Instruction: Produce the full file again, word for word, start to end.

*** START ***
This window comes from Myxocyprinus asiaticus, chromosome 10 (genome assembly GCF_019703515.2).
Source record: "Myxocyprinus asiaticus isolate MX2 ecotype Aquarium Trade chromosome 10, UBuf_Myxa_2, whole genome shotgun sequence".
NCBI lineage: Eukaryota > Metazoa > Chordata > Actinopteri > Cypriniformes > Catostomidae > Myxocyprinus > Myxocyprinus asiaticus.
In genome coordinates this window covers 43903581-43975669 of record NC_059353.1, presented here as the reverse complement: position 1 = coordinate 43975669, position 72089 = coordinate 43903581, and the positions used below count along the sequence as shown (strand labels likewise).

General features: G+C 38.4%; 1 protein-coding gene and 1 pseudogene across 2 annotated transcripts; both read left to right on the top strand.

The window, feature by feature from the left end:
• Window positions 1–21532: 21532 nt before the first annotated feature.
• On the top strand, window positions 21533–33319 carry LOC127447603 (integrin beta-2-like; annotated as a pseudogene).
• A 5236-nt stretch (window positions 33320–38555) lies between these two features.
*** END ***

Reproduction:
This window comes from Myxocyprinus asiaticus, chromosome 10 (genome assembly GCF_019703515.2).
Source record: "Myxocyprinus asiaticus isolate MX2 ecotype Aquarium Trade chromosome 10, UBuf_Myxa_2, whole genome shotgun sequence".
NCBI lineage: Eukaryota > Metazoa > Chordata > Actinopteri > Cypriniformes > Catostomidae > Myxocyprinus > Myxocyprinus asiaticus.
In genome coordinates this window covers 43903581-43975669 of record NC_059353.1, presented here as the reverse complement: position 1 = coordinate 43975669, position 72089 = coordinate 43903581, and the positions used below count along the sequence as shown (strand labels likewise).

General features: G+C 38.4%; 1 protein-coding gene and 1 pseudogene across 2 annotated transcripts; both read left to right on the top strand.

The window, feature by feature from the left end:
• Window positions 1–21532: 21532 nt before the first annotated feature.
• On the top strand, window positions 21533–33319 carry LOC127447603 (integrin beta-2-like; annotated as a pseudogene).
• A 5236-nt stretch (window positions 33320–38555) lies between these two features.